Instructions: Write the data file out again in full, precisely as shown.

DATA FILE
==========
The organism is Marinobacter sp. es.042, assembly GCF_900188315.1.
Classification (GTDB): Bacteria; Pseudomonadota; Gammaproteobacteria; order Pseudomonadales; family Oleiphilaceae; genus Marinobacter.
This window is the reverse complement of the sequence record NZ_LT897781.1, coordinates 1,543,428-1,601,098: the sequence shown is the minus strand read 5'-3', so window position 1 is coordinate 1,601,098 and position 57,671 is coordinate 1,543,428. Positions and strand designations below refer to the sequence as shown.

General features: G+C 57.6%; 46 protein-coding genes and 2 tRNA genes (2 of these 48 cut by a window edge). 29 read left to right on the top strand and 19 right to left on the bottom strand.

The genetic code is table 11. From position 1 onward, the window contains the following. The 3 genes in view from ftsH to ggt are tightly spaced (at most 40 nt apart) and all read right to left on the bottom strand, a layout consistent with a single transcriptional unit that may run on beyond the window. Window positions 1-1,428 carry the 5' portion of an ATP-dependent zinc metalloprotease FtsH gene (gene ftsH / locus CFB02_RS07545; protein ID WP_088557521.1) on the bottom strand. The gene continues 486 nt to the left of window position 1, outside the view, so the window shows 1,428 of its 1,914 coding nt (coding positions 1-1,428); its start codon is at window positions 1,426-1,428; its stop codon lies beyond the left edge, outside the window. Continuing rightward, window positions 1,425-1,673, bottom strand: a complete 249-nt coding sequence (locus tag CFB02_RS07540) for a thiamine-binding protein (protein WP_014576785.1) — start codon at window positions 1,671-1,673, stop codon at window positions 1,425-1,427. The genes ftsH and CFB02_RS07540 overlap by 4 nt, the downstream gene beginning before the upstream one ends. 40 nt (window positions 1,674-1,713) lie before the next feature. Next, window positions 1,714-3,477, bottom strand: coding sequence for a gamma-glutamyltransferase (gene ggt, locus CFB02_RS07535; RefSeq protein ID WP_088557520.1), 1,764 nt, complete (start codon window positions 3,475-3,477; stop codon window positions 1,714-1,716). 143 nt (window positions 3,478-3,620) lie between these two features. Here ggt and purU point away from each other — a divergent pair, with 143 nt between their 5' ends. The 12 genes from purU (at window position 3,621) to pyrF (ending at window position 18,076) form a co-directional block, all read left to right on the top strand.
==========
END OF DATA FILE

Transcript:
The organism is Marinobacter sp. es.042, assembly GCF_900188315.1.
Classification (GTDB): Bacteria; Pseudomonadota; Gammaproteobacteria; order Pseudomonadales; family Oleiphilaceae; genus Marinobacter.
This window is the reverse complement of the sequence record NZ_LT897781.1, coordinates 1,543,428-1,601,098: the sequence shown is the minus strand read 5'-3', so window position 1 is coordinate 1,601,098 and position 57,671 is coordinate 1,543,428. Positions and strand designations below refer to the sequence as shown.

General features: G+C 57.6%; 46 protein-coding genes and 2 tRNA genes (2 of these 48 cut by a window edge). 29 read left to right on the top strand and 19 right to left on the bottom strand.

The genetic code is table 11. From position 1 onward, the window contains the following. The 3 genes in view from ftsH to ggt are tightly spaced (at most 40 nt apart) and all read right to left on the bottom strand, a layout consistent with a single transcriptional unit that may run on beyond the window. Window positions 1-1,428 carry the 5' portion of an ATP-dependent zinc metalloprotease FtsH gene (gene ftsH / locus CFB02_RS07545; protein ID WP_088557521.1) on the bottom strand. The gene continues 486 nt to the left of window position 1, outside the view, so the window shows 1,428 of its 1,914 coding nt (coding positions 1-1,428); its start codon is at window positions 1,426-1,428; its stop codon lies beyond the left edge, outside the window. Continuing rightward, window positions 1,425-1,673, bottom strand: a complete 249-nt coding sequence (locus tag CFB02_RS07540) for a thiamine-binding protein (protein WP_014576785.1) — start codon at window positions 1,671-1,673, stop codon at window positions 1,425-1,427. The genes ftsH and CFB02_RS07540 overlap by 4 nt, the downstream gene beginning before the upstream one ends. 40 nt (window positions 1,674-1,713) lie before the next feature. Next, window positions 1,714-3,477, bottom strand: coding sequence for a gamma-glutamyltransferase (gene ggt, locus CFB02_RS07535; RefSeq protein ID WP_088557520.1), 1,764 nt, complete (start codon window positions 3,475-3,477; stop codon window positions 1,714-1,716). 143 nt (window positions 3,478-3,620) lie between these two features. Here ggt and purU point away from each other — a divergent pair, with 143 nt between their 5' ends. The 12 genes from purU (at window position 3,621) to pyrF (ending at window position 18,076) form a co-directional block, all read left to right on the top strand.